Latvia’s Soviet-era monument removed 🇱🇻


The Associated Press reported, via CNA:

The monument was built in 1985 while Latvia was still part of the Soviet Union. It had stirred controversy since Latvia regained independence in 1991 and eventually became a NATO and European Union member.

The obelisk, which comprised five spires with three Soviet stars at the top, stood between two groups of statues - a band of three Red Army soldiers and on the other side a woman representing the “Motherland” with her arms held high.

The symbolism here can’t be overstated.

I’ve talked about this many times, but I have tremendous affection for the Baltic states, and Latvia in particular. It’s had an oversized influence over my life, from family friends I grew up with and consider family, to schoolmates, colleagues, and their excellent contributions to my industry. I wrote most of my high school assignments on the country and their Lithuanian neighbours, much to the chagrin of one teacher who “had to do extra work” to grade it. 🎻

I always smiled when I saw Latvia in the headlines, but recently those feelings have turned to concern. Their country, and their neighbours, border an increasingly hostile state, and their NATO allies are connected by a strip of land far too small for comfort, and incursions into their airspace and political sphere are all too common.

Which leads to this one paragraph which gave me pause:

The country shares a 214-kilometre border with Russia and has a large ethnic Russian population. On Russia’s annual Victory Day, which commemorates the Soviet victory over Germany in World War II, people gathered in front of the Riga monument to lay flowers.

I read a couple of books on the American civil war a few years ago which offered insight into how different people perceive history. A broad theme was that certain political circles want to preserve monuments to traitors, despots, and slave holders, because it’s an indelible part of history that must not be forgotten. Their view is that such monuments are history themselves, which I don’t buy.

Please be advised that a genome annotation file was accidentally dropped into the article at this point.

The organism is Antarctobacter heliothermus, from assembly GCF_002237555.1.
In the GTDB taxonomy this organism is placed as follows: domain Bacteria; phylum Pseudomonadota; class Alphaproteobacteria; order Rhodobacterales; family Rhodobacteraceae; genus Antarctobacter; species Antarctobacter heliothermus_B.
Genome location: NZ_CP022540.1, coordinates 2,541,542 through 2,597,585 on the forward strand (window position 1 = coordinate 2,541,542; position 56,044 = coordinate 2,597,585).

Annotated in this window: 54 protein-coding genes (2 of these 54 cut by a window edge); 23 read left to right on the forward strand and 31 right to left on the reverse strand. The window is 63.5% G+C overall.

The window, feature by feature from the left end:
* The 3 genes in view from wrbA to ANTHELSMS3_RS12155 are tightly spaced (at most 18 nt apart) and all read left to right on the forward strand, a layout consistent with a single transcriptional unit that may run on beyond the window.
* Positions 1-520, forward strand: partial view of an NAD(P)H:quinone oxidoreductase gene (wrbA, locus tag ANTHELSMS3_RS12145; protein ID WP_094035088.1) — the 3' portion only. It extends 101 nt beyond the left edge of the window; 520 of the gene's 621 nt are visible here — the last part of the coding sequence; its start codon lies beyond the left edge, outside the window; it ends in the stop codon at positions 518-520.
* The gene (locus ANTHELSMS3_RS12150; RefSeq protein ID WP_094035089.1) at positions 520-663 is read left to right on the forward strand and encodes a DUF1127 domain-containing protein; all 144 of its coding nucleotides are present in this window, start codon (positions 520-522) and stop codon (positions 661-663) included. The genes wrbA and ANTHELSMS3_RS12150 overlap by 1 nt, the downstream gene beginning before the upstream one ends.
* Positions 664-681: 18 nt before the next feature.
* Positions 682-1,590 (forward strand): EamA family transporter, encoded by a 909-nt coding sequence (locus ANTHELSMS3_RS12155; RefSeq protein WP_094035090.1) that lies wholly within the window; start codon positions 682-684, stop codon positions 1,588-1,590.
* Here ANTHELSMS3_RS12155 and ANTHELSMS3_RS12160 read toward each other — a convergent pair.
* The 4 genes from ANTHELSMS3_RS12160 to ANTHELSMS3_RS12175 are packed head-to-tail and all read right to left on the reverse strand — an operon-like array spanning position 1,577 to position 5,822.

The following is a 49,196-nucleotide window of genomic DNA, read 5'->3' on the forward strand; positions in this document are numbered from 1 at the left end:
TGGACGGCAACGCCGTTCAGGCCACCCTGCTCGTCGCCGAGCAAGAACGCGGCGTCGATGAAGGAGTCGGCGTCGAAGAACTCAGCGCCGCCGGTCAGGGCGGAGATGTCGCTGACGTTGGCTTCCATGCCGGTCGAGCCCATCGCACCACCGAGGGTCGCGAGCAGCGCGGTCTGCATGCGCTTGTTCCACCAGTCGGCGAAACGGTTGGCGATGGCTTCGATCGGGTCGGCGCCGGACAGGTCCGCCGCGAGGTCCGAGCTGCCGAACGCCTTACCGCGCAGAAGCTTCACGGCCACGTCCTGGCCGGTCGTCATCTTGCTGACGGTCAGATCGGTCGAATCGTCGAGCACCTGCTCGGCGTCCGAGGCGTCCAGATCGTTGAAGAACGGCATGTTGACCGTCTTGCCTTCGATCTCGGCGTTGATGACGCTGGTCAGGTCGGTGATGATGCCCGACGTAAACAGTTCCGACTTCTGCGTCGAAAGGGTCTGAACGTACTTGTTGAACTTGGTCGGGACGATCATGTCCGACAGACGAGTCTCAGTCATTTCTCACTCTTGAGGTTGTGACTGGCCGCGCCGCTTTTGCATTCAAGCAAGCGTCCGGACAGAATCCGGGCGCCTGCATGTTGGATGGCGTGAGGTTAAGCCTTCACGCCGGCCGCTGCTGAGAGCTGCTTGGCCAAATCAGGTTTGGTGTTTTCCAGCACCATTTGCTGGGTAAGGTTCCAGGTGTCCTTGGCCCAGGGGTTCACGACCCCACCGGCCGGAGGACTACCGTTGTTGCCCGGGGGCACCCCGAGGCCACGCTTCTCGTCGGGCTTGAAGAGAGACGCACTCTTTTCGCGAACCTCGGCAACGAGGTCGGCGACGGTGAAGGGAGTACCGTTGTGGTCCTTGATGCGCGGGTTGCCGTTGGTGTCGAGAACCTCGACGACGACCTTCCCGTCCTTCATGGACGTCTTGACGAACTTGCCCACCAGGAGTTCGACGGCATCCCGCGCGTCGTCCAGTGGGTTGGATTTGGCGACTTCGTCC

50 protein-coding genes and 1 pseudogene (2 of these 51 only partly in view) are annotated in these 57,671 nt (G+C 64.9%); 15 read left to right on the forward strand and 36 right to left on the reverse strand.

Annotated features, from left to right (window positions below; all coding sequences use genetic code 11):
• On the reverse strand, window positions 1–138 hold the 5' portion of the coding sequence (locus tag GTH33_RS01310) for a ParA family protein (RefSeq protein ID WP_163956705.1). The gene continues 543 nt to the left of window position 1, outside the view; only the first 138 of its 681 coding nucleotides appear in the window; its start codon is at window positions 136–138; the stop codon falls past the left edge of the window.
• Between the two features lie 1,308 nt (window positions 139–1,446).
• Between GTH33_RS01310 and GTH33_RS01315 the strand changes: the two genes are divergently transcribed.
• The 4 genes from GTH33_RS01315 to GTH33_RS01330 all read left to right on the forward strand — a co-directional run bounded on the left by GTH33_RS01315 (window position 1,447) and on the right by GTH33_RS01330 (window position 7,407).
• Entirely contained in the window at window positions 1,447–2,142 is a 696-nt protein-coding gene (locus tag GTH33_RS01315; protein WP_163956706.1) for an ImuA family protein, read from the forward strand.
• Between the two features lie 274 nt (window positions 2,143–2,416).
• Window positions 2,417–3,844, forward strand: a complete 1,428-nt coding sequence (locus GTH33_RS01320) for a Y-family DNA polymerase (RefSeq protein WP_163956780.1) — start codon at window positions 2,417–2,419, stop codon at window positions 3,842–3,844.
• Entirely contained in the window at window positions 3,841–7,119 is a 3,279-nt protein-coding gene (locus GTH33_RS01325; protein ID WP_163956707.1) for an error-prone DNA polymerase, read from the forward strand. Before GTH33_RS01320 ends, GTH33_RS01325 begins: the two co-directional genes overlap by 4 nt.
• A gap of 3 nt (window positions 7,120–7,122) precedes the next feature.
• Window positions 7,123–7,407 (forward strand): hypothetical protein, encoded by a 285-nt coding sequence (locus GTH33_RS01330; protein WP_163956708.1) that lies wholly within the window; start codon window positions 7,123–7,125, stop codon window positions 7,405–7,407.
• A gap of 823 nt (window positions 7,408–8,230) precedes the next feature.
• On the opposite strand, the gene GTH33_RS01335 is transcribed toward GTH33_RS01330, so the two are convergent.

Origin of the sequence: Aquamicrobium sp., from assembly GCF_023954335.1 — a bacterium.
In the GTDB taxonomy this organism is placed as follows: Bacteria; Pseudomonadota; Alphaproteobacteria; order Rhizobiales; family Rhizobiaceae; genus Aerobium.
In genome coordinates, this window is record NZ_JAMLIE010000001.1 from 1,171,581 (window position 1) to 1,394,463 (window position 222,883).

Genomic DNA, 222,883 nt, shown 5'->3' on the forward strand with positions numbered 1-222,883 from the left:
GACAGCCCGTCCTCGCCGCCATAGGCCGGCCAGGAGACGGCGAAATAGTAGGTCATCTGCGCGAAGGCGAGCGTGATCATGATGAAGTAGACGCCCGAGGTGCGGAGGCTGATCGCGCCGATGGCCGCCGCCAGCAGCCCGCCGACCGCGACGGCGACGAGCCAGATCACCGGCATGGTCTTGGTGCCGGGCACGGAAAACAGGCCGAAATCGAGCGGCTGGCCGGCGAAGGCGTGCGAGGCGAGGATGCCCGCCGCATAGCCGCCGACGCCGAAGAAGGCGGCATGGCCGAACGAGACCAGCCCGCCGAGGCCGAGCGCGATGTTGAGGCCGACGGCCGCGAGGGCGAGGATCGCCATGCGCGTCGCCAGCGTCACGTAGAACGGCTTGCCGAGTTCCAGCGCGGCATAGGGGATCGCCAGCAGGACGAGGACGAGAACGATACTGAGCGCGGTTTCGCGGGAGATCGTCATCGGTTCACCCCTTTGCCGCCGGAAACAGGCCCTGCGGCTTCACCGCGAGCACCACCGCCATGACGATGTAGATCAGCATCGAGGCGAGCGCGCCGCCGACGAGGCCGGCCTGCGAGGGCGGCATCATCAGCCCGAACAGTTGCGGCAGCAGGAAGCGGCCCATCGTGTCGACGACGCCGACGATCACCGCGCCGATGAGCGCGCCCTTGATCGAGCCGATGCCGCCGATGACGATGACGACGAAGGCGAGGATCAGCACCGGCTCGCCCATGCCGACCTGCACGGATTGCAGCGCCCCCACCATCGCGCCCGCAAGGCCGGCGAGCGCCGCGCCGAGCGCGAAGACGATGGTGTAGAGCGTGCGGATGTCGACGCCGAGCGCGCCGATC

On the other side, you have people like me who see monuments as depictions, commemorations, or endorsements of bad people and events. It’s a sign of progress when people confront these symbols and either take them down or modify them, and quite another when they let these overt and physical glorifications stand.

The Latvian coat of arms

Admittedly this Soviet monument was built far more recently, and it depicts an event within the living memory of people alive today. I’m half German, and my dad’s side have long struggled with what their leaders and people did in their name. Regardless of who was responsible for defeating the Nazis and fascists in World War II, they deserved to be.

But taken in context, I think the decision to take down the monument was reasonable.

First, let’s not forget that this liberating force (to put it charitably) subsequently occupied and illegally annexed their countries into the Soviet Union against their will. The Baltic states never ceded their sovereignty, nor did many Western governments recognise this change. It’s hard not to see the monument as anything more than a cynical attempt at an illegitimate and failing government to reframe their occupation as a liberation.

Second, and more alarmingly, the Soviet Union’s successor state (both de jure and widely accepted by the public) is now involved in its own reprehensible, terrifying, and completely unjustified invasion, and has lobbed threats against the Baltic states that have never posed a threat to them. I’m sick and tired of governments thinking their size justifies them bullying others who just want to live in peace. It’s the height of arrogance, not to mention strategically counterproductive, to assume one can dictate the future of another people against their will.

Maybe a future Russian government will atone for what they’re doing to their neighbours, and the Baltic states (and wider Europe) will welcome them back with open arms. That’d be a great reason for a new friendship monument that acknowledges the past, pays respects, and cements their goodwill for their future.

Right now, they can go fuck themselves.

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Ruben Schade is a technical writer and infrastructure architect in Sydney, Australia who refers to himself in the third person. Hi!

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